Browsing All Posts filed under »Law«

Some Observations on the Turkel Report and the Investigation of Wrongdoing by the Armed Forces

mars 13, 2013

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The long awaited Turkel report which examines Israel’s practice of investigating allegations of wrongdoing during armed conflict by its security personnel was published in early February 2013.  The report (see original in Hebrew and an English translation) was issued by an expert Commission established by the Israeli government in June 2010 and headed by Jacob Turkel, a former […]

extracts from RECLAIMING HUMAN RIGHTS

september 17, 2011

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Robin Blackburn New Left Review Review of Samuel Moyn, The Last Utopia: Human Rights in History Belknap: London and Cambridge, MA 2010, hardback 352 pp, 978 0 674 04872 0 Thus the first writer to issue an unequivocal denunciation of slavery was George Wallace in a chapter devoted to the question in his book A […]

from Homo sacer / bare life in modern democracy

april 3, 2011

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Agamben, p. 13 If anything characterizes modern democracy as opposed to classical democracy, then, it is that modern democracy presents itself from the beginning as a vindication and liberation of zoē, and that it is constantly trying to transform its own bare life into a way of life and to find, so to speak, the […]

from Homo sacer / concept of homo sacer in Roman Law

april 3, 2011

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Agamben, p. 12 The protagonist of this book is bare life, that is, the life of homo sacer (sacred man), who may be killed and yet not sacrificed, and whose essential function in modern politics we intend to assert. An obscure figure of archaic Roman law, in which human life is included in the juridical […]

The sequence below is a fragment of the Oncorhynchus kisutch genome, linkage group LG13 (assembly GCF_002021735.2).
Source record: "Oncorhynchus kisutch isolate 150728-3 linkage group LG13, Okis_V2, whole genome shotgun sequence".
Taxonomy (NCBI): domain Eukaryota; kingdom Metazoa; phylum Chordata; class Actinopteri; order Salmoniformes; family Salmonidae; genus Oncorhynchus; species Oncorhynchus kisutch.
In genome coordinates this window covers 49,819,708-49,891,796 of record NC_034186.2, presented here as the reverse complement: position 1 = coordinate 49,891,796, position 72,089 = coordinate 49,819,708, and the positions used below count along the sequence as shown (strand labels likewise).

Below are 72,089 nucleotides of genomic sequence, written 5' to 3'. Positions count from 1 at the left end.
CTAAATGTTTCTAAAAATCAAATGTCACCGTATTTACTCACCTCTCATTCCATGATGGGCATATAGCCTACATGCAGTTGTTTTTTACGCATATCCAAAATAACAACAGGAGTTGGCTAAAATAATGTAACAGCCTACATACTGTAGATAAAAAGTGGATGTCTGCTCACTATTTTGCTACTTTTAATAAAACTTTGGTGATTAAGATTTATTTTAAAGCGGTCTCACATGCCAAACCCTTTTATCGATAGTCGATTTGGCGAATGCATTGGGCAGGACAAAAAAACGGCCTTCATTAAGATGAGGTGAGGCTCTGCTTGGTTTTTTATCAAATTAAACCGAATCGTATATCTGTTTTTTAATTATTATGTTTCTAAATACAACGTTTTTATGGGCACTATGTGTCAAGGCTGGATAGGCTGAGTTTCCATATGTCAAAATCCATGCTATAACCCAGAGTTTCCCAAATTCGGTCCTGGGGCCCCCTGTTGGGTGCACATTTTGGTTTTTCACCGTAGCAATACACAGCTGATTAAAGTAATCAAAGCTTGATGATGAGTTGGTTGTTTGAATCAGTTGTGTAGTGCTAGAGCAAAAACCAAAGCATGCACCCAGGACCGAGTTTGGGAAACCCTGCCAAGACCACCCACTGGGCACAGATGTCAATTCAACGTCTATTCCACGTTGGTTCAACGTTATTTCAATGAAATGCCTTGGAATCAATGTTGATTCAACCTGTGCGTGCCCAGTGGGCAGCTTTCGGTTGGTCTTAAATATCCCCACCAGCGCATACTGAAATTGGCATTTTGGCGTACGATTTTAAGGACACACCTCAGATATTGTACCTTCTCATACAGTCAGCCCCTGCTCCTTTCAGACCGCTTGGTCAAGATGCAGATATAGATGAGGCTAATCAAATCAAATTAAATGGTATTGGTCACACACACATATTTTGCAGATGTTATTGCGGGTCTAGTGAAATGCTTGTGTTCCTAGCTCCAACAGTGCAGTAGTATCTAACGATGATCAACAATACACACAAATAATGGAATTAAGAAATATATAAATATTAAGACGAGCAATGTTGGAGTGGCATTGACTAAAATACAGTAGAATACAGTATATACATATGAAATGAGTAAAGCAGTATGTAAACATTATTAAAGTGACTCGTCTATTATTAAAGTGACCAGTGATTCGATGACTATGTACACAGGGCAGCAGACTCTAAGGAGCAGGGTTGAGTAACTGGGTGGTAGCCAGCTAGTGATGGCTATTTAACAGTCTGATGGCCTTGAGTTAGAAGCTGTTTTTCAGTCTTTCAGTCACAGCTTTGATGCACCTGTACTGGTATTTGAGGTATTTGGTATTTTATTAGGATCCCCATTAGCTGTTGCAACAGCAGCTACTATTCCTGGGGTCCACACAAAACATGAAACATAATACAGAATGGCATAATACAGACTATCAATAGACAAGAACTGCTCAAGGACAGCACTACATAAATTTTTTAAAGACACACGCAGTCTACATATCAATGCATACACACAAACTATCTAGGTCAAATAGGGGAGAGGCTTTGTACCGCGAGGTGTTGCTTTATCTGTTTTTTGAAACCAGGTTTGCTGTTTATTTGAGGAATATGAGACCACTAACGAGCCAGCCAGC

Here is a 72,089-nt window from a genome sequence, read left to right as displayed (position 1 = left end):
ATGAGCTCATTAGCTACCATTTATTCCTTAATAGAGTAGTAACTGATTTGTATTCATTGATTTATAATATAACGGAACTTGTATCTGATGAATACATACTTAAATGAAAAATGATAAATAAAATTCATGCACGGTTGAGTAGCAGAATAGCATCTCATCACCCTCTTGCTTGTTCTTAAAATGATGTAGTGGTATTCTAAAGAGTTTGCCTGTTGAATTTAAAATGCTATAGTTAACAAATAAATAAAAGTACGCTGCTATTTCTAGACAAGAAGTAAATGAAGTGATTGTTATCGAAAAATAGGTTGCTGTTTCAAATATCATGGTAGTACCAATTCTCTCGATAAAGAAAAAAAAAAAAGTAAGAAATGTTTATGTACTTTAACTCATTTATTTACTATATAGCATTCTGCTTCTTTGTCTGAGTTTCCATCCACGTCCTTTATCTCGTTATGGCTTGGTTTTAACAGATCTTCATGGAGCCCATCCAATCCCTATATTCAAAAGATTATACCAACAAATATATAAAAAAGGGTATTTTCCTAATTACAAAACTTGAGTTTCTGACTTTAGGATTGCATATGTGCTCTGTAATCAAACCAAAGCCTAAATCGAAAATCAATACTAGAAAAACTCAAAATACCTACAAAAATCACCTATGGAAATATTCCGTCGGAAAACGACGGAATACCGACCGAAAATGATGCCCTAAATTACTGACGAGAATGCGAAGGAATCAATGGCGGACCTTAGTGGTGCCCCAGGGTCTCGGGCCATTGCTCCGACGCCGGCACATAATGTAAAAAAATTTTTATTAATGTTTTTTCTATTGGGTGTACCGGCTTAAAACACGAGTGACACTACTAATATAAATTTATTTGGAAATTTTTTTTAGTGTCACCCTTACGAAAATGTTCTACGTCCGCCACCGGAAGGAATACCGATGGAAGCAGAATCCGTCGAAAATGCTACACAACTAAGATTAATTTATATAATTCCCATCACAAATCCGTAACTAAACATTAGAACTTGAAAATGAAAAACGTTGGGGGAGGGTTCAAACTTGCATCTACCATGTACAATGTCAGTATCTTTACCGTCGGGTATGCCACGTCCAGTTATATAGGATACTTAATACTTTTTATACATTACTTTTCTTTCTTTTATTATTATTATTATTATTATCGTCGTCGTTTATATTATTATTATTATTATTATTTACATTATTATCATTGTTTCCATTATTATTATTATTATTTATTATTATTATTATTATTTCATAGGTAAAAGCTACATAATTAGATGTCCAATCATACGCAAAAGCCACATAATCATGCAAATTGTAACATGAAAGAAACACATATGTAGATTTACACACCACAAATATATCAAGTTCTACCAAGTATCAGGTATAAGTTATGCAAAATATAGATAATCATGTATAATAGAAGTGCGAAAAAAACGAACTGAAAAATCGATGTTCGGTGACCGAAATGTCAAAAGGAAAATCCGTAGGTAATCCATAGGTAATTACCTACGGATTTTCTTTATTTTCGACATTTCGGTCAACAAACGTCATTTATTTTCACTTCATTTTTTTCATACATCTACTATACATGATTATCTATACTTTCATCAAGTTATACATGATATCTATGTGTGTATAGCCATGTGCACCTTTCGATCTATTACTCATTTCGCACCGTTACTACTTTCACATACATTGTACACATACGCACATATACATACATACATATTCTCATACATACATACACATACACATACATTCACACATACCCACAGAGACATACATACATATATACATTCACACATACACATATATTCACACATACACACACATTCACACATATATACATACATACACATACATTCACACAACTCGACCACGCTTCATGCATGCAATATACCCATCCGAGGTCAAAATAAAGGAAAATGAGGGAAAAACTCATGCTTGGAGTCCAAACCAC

Homo sacer – bare life/political existence, zoē/bios, exclusion/inclusion

april 3, 2011

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Agamben, p. 12 If this is true, it will be necessary to reconsider the sense of the Aristotelian definition of the polis as the opposition between life (zēn) and good life (eu zēn). The opposition is, in fact, at the same time an implication of the first in the second, of bare life in politically […]

Homo sacer / Foucault – technologies of the self

april 3, 2011

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Agamben, p. 11 One of the most persistent features of Foucault’s work is its decisive abandonment of the traditional approach to the problem of power, which is based on juridico-institutional models (the definition of sovereignty, the theory of the State), in favor of an unprejudiced analysis of the concrete ways in which power penetrates subjects’ […]

from Homo sacer / the refugee

april 3, 2011

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Agamben, p.78 The concept of the refugee, (and the figure of life that this concept represents) must be resolutely separated from the concept of the rights of man, and we must seriously consider Arend’s claim that the fates of human rights and the nation-state are bound together such that the decline and crisis of the […]